Organizations should focus more time and attention on hardening key systems rather than blanketing their entire portfolio with commodity assessments. Counter the threat with the correct weapon: SaaS scans aren't ever going to stop concerted attackers. Analyzing one's architecture and hardening systems by building security in will.

The immediacy of the disclosure is also interesting. Companies are learning that the days of sitting on news are over and that delaying the news of your breach may impact your brand. Organizations are best served by getting out in front of breaches as soon as possible."

Cris Thomas, Strategist, Tenable Network Security.
"Assuming Anthem was a member/customer/client of HITRUST, I would have to ask if Anthem was following the HITRUST Common Security Framework published on the HITRUST website. I'm also curious to know what IOCs HITRUST is basing its decision not to issue an alert on, because while this attack may have been targeted, I am concerned this could be the first in a string of similar attacks.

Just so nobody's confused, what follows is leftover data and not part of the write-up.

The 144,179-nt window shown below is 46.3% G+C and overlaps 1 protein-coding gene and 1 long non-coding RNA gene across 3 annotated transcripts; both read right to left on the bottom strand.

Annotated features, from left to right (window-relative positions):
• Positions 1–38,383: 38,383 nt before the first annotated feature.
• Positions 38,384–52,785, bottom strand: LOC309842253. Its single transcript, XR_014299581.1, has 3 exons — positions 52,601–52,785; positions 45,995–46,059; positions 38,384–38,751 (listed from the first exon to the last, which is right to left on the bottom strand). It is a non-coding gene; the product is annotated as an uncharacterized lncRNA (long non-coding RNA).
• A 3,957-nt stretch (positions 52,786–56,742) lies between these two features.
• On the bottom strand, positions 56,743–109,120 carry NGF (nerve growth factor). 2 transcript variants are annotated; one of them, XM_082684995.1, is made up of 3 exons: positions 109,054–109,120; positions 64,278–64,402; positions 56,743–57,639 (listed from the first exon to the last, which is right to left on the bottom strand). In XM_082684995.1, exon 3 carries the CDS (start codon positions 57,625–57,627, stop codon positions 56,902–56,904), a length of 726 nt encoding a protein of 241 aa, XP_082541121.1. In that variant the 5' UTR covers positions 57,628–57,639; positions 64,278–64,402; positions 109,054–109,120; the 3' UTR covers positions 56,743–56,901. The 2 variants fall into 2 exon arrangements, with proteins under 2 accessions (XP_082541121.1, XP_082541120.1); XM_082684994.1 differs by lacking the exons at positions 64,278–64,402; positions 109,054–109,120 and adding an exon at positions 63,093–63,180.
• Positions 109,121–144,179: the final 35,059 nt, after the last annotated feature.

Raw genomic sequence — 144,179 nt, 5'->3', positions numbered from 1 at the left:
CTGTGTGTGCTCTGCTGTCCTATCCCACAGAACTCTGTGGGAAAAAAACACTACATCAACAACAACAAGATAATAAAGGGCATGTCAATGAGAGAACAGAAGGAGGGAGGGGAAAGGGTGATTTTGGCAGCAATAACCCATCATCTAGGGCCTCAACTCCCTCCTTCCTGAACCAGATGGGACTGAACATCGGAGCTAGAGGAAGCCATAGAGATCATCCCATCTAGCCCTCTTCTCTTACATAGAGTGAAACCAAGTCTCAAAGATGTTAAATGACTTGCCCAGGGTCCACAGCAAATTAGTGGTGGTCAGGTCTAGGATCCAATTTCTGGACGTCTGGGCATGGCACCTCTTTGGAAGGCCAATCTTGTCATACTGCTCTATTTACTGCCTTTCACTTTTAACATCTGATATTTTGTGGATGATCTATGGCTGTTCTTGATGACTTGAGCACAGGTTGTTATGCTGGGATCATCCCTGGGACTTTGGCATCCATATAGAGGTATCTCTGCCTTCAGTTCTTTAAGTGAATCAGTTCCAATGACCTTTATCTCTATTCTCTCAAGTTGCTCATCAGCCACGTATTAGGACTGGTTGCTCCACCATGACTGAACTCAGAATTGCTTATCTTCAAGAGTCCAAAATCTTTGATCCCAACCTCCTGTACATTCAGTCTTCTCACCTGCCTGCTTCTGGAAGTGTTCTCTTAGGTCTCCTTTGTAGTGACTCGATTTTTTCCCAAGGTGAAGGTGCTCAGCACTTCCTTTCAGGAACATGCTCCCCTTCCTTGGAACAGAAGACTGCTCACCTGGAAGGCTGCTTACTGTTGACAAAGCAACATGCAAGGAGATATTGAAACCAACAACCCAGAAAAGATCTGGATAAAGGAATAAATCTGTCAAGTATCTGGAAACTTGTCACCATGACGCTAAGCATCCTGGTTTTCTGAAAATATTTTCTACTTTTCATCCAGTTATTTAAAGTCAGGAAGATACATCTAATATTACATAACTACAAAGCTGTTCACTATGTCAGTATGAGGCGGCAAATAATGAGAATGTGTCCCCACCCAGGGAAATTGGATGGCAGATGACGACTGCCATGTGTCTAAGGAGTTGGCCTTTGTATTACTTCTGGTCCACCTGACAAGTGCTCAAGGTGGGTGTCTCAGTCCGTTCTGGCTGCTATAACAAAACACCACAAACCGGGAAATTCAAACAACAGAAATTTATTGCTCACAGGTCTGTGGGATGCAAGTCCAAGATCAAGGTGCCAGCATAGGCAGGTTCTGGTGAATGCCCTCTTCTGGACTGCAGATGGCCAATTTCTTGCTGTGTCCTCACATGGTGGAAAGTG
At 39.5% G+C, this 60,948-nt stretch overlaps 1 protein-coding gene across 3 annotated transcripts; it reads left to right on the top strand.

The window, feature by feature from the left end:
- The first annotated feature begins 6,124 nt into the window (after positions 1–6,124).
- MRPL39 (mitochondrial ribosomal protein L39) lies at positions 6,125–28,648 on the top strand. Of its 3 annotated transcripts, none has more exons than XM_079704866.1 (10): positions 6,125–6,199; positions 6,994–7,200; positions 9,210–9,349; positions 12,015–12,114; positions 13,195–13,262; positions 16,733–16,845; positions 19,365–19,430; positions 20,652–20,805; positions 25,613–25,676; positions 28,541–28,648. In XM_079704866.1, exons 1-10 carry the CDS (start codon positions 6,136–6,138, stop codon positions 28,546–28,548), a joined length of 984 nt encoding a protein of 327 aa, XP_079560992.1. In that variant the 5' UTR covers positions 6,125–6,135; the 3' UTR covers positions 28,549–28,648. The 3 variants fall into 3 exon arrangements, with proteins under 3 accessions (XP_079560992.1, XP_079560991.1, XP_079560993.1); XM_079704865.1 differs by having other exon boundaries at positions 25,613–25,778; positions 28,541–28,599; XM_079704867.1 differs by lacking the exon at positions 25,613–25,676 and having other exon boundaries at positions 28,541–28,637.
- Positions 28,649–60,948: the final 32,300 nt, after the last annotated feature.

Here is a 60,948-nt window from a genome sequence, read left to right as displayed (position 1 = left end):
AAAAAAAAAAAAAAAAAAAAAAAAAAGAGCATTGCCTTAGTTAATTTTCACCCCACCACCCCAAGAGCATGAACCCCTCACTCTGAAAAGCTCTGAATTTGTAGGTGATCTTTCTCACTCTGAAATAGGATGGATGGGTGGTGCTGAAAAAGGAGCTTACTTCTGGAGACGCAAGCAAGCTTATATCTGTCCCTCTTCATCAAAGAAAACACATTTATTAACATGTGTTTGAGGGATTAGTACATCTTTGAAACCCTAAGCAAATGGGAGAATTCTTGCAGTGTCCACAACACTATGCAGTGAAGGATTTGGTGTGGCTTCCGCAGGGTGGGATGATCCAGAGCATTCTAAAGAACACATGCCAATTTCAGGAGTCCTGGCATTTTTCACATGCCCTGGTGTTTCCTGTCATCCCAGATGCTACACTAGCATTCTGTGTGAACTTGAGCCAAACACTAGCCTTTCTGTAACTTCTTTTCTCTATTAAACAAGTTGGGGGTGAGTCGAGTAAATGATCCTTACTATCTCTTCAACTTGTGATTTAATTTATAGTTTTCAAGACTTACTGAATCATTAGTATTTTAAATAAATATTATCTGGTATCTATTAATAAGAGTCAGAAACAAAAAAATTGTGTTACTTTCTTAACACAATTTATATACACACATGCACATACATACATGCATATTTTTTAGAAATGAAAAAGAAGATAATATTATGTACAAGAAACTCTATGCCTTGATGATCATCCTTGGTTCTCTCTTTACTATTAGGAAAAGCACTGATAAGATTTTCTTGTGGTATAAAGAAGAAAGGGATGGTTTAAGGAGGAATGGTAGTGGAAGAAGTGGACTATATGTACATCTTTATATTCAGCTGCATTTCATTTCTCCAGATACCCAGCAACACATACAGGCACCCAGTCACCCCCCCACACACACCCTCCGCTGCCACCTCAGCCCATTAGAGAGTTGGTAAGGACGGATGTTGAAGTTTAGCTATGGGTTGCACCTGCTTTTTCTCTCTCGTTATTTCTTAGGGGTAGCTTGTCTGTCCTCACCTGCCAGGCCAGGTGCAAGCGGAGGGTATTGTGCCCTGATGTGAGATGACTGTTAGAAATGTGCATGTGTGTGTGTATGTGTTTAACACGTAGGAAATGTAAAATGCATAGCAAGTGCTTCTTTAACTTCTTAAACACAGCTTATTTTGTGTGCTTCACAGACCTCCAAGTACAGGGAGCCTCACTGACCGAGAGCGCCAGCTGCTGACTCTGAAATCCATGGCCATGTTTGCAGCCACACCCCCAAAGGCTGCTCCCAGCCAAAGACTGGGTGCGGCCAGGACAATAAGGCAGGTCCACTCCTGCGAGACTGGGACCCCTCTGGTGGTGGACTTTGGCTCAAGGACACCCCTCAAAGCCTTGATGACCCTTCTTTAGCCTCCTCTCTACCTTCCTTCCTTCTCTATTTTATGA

I haven't kept track, but I assume medical records are worth more on the underground market than simple credit card numbers. News reports are all over the place in regard to the number of compromised records, but if it actually was 60 million or more, that is a significant payday for the bad guys. So, while the methods in the attack may have been specifically targeted at Anthem, it is likely that the same criminal group will target other medical records with similarly specific attacks."*

*Editor's note: Electronic health records can go for up to $1,300 on the black market, according to PwC.

 

More articles on health IT:

Privacy concerns are the biggest barrier to mHealth market, survey finds
3 ways government can improve cybersecurity
Chinese hackers suspected in Anthem data hack